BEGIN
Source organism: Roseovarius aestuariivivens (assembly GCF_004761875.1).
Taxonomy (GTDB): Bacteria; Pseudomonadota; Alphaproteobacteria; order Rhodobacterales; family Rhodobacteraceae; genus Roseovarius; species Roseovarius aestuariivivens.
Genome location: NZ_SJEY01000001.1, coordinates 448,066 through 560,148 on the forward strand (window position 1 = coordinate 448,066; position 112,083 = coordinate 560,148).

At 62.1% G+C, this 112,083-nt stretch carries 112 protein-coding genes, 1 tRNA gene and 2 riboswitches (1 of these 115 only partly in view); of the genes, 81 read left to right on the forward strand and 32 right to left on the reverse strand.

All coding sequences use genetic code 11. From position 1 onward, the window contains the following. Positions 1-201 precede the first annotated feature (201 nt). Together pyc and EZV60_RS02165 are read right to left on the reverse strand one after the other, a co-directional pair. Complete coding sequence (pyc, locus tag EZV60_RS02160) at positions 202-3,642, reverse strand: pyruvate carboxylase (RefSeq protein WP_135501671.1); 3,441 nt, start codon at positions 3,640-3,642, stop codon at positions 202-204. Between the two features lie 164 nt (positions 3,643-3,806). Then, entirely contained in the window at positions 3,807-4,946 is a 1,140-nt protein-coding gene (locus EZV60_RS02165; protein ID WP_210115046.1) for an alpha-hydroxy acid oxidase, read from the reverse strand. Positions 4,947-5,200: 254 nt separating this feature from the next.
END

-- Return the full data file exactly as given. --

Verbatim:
Source organism: Roseovarius aestuariivivens (assembly GCF_004761875.1).
Taxonomy (GTDB): Bacteria; Pseudomonadota; Alphaproteobacteria; order Rhodobacterales; family Rhodobacteraceae; genus Roseovarius; species Roseovarius aestuariivivens.
Genome location: NZ_SJEY01000001.1, coordinates 448,066 through 560,148 on the forward strand (window position 1 = coordinate 448,066; position 112,083 = coordinate 560,148).

At 62.1% G+C, this 112,083-nt stretch carries 112 protein-coding genes, 1 tRNA gene and 2 riboswitches (1 of these 115 only partly in view); of the genes, 81 read left to right on the forward strand and 32 right to left on the reverse strand.

All coding sequences use genetic code 11. From position 1 onward, the window contains the following. Positions 1-201 precede the first annotated feature (201 nt). Together pyc and EZV60_RS02165 are read right to left on the reverse strand one after the other, a co-directional pair. Complete coding sequence (pyc, locus tag EZV60_RS02160) at positions 202-3,642, reverse strand: pyruvate carboxylase (RefSeq protein WP_135501671.1); 3,441 nt, start codon at positions 3,640-3,642, stop codon at positions 202-204. Between the two features lie 164 nt (positions 3,643-3,806). Then, entirely contained in the window at positions 3,807-4,946 is a 1,140-nt protein-coding gene (locus EZV60_RS02165; protein ID WP_210115046.1) for an alpha-hydroxy acid oxidase, read from the reverse strand. Positions 4,947-5,200: 254 nt separating this feature from the next.